Format

Send to

Choose Destination
J Am Geriatr Soc. 2019 Mar;67(3):503-510. doi: 10.1111/jgs.15682. Epub 2018 Dec 2.

High-Risk Comorbidity Combinations in Older Patients Undergoing Emergency General Surgery.

Author information

1
Department of Surgery, Division of Trauma, Critical Care, Burns, and Acute Care Surgery, MetroHealth Medical Center, Cleveland, Ohio.
2
Department of Population and Quantitative Health Sciences, Case Western Reserve University School of Medicine, Cleveland, Ohio.
3
Frances Payne Bolton School of Nursing, Case Western Reserve University, Cleveland, Ohio.
4
Critical Care Transport, Cleveland Clinic, Cleveland, Ohio.
5
Sigma Theta Tau International Honor Society of Nursing, Indianapolis, Indiana.

Abstract

BACKGROUND/OBJECTIVES:

Over a million older patients in the United States are admitted yearly for emergency general surgery (EGS) conditions. Seven procedure types dominate: colon, small bowel, gallbladder, ulcer disease, adhesiolysis, appendix, and laparotomy operations. A higher comorbidity burden is known to increase mortality in this population, but the impact of specific comorbidity combinations is unknown. Our objectives were to (1) characterize the distribution of procedures, comorbidities, and outcomes for older patients undergoing EGS; and (2) apply a data-driven approach (association rule mining) to identify comorbidity combinations associated with disproportionately high mortality.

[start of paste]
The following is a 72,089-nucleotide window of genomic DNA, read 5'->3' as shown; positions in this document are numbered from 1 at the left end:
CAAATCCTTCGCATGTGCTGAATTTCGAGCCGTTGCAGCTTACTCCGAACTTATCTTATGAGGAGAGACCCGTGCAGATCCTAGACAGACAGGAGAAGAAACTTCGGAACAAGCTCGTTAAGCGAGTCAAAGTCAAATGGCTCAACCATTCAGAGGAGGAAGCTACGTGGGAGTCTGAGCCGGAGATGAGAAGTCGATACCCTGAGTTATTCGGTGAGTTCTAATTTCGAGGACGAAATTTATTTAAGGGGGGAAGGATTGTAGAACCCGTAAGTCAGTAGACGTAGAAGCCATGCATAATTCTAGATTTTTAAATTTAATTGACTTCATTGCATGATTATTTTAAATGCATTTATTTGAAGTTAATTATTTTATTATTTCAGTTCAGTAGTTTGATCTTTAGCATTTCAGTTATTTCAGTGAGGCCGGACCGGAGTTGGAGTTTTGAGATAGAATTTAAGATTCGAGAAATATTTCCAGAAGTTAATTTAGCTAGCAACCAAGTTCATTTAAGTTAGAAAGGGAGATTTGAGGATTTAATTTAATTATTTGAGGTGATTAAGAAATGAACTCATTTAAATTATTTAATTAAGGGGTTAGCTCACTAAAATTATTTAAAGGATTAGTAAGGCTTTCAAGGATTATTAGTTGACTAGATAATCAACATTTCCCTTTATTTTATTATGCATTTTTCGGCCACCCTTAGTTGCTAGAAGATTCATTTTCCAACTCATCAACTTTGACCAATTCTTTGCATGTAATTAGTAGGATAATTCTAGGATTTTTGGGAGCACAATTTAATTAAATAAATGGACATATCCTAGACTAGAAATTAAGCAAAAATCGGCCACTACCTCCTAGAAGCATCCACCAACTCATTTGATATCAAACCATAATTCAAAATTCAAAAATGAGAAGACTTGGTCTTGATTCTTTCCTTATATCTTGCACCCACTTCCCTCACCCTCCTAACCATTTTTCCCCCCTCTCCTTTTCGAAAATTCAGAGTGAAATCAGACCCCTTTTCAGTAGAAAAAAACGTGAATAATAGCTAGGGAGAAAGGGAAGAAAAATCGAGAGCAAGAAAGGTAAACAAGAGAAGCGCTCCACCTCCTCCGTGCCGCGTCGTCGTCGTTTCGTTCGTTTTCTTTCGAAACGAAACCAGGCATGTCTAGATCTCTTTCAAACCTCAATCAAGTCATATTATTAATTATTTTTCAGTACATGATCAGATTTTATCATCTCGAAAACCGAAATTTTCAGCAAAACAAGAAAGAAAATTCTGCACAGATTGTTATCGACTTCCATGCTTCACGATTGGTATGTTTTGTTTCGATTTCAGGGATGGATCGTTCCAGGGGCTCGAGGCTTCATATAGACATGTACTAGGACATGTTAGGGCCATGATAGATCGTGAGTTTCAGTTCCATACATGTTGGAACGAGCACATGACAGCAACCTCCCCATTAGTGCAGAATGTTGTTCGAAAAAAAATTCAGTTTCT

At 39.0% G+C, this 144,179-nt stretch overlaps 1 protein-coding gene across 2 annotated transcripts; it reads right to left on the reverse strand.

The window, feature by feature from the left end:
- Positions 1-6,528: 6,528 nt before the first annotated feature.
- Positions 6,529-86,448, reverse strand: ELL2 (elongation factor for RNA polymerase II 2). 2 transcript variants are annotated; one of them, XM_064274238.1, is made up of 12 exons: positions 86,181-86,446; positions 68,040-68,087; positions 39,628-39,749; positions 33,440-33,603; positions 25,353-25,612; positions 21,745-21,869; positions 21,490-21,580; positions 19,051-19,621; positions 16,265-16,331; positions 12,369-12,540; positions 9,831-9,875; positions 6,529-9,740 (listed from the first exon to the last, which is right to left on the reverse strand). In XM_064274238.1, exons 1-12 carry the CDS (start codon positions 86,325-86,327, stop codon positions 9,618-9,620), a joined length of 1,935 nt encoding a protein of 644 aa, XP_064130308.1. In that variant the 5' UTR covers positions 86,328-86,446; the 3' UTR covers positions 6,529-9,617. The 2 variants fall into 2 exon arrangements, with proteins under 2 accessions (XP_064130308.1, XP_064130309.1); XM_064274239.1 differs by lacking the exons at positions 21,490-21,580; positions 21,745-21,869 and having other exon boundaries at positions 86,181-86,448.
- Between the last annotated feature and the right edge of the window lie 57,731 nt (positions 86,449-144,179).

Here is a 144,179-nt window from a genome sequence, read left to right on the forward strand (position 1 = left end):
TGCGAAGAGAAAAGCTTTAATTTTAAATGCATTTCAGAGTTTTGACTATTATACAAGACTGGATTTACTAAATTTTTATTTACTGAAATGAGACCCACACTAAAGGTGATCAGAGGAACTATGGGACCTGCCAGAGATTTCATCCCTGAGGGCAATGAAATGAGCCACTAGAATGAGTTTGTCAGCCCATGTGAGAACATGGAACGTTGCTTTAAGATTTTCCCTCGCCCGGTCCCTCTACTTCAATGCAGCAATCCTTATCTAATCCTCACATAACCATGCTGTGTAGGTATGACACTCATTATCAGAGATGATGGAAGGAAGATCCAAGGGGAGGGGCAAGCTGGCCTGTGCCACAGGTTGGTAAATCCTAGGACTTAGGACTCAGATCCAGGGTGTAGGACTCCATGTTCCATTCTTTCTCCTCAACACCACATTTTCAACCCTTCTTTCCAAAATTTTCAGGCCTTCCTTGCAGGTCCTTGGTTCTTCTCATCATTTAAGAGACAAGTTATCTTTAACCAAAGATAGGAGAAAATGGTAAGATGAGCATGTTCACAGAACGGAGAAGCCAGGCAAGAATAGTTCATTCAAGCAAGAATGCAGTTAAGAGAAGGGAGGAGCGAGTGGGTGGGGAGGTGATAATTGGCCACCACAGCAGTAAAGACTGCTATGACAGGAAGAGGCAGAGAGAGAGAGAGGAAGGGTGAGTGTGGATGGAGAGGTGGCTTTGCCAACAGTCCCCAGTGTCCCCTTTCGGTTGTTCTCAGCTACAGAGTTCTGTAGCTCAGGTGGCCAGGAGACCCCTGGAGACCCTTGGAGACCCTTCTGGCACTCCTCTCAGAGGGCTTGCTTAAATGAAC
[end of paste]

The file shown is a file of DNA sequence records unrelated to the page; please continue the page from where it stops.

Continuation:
DESIGN, SETTING, AND PARTICIPANTS:

Cross-sectional study of patients 65 years and older who underwent one of the seven procedures previously cited, taken from the 2011 Nationwide Inpatient Sample. A total of 280 885 patient encounters were identified.

MEASUREMENTS:

In-hospital mortality, procedures, and comorbidities based on the Elixhauser Comorbidity Index.

RESULTS:

Overall mortality was 5.6%. The most common procedures were gallbladder (33.7%), ulcer surgery (21.5%), and adhesiolysis (21.0%). Mortality increased for all procedures as patients aged. Comorbidities associated with the highest mortality included coagulopathy (adjusted odds ratio [aOR] = 3.74; 95% confidence interval [CI] = 3.41-4.11; p < .001), fluid and electrolyte disorders (FED) (aOR = 2.89; 95% CI = 3.66-3.14; p < .001), and liver disease (aOR = 1.89; 95% CI = 1.61-2.22; p < .001). Three-way comorbidity combinations most highly associated with mortality were coagulopathy, FED, and peripheral vascular disease (aOR = 5.10; 95% CI = 4.17-6.24; p < .001), and coagulopathy, FED, and chronic pulmonary disease (aOR = 4.83; 95% CI = 4.00-5.82; p < .001).

CONCLUSION:

For older patients, combinations of comorbidities portend additional risk beyond single comorbidities, and the associated risk burden is driven by the specific constellation of comorbidities present. Future work must continue to examine the effect of co-occurring diseases to provide personalized and realistic prognostication for older patients undergoing EGS. J Am Geriatr Soc 67:503-510, 2019.

KEYWORDS:

comorbidities; geriatrics; multimorbidity; older adult; surgery

PMID:
30506953
PMCID:
PMC6402956
[Available on 2020-03-01]
DOI:
10.1111/jgs.15682

Supplemental Content

Full text links

Icon for Wiley
Loading ...
Support Center